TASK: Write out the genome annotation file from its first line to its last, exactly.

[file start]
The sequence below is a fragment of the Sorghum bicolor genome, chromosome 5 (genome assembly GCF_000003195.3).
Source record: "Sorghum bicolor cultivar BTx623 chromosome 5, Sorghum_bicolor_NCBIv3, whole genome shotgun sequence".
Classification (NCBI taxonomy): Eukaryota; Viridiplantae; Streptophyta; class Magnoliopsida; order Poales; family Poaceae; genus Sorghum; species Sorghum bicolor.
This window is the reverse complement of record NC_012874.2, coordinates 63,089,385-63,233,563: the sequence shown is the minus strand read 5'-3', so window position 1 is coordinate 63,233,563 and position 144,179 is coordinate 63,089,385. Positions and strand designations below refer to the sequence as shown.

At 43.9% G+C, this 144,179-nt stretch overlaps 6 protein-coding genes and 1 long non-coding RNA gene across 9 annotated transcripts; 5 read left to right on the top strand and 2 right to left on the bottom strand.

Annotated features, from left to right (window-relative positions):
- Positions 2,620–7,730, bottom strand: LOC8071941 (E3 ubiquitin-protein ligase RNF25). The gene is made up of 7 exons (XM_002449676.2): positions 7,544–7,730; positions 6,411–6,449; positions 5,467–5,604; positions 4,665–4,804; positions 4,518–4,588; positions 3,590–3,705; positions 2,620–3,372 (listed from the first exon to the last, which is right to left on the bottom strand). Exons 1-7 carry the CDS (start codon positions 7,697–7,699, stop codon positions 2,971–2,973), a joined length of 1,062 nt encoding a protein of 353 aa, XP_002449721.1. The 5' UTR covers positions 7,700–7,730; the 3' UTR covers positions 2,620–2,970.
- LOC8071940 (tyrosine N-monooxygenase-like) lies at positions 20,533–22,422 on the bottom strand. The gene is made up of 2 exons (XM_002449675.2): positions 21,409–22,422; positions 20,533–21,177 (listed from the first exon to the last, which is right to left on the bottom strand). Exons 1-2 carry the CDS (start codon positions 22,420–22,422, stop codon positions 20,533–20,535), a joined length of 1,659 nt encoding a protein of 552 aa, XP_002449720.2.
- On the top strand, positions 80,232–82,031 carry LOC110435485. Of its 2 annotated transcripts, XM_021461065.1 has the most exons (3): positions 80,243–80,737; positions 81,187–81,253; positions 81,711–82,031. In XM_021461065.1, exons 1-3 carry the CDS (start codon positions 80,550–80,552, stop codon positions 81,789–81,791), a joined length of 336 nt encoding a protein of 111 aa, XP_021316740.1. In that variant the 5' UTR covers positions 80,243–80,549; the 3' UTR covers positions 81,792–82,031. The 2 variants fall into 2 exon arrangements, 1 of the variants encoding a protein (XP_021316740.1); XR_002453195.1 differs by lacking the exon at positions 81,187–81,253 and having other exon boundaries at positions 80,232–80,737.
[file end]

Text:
The sequence below is a fragment of the Sorghum bicolor genome, chromosome 5 (genome assembly GCF_000003195.3).
Source record: "Sorghum bicolor cultivar BTx623 chromosome 5, Sorghum_bicolor_NCBIv3, whole genome shotgun sequence".
Classification (NCBI taxonomy): Eukaryota; Viridiplantae; Streptophyta; class Magnoliopsida; order Poales; family Poaceae; genus Sorghum; species Sorghum bicolor.
This window is the reverse complement of record NC_012874.2, coordinates 63,089,385-63,233,563: the sequence shown is the minus strand read 5'-3', so window position 1 is coordinate 63,233,563 and position 144,179 is coordinate 63,089,385. Positions and strand designations below refer to the sequence as shown.

At 43.9% G+C, this 144,179-nt stretch overlaps 6 protein-coding genes and 1 long non-coding RNA gene across 9 annotated transcripts; 5 read left to right on the top strand and 2 right to left on the bottom strand.

Annotated features, from left to right (window-relative positions):
- Positions 2,620–7,730, bottom strand: LOC8071941 (E3 ubiquitin-protein ligase RNF25). The gene is made up of 7 exons (XM_002449676.2): positions 7,544–7,730; positions 6,411–6,449; positions 5,467–5,604; positions 4,665–4,804; positions 4,518–4,588; positions 3,590–3,705; positions 2,620–3,372 (listed from the first exon to the last, which is right to left on the bottom strand). Exons 1-7 carry the CDS (start codon positions 7,697–7,699, stop codon positions 2,971–2,973), a joined length of 1,062 nt encoding a protein of 353 aa, XP_002449721.1. The 5' UTR covers positions 7,700–7,730; the 3' UTR covers positions 2,620–2,970.
- LOC8071940 (tyrosine N-monooxygenase-like) lies at positions 20,533–22,422 on the bottom strand. The gene is made up of 2 exons (XM_002449675.2): positions 21,409–22,422; positions 20,533–21,177 (listed from the first exon to the last, which is right to left on the bottom strand). Exons 1-2 carry the CDS (start codon positions 22,420–22,422, stop codon positions 20,533–20,535), a joined length of 1,659 nt encoding a protein of 552 aa, XP_002449720.2.
- On the top strand, positions 80,232–82,031 carry LOC110435485. Of its 2 annotated transcripts, XM_021461065.1 has the most exons (3): positions 80,243–80,737; positions 81,187–81,253; positions 81,711–82,031. In XM_021461065.1, exons 1-3 carry the CDS (start codon positions 80,550–80,552, stop codon positions 81,789–81,791), a joined length of 336 nt encoding a protein of 111 aa, XP_021316740.1. In that variant the 5' UTR covers positions 80,243–80,549; the 3' UTR covers positions 81,792–82,031. The 2 variants fall into 2 exon arrangements, 1 of the variants encoding a protein (XP_021316740.1); XR_002453195.1 differs by lacking the exon at positions 81,187–81,253 and having other exon boundaries at positions 80,232–80,737.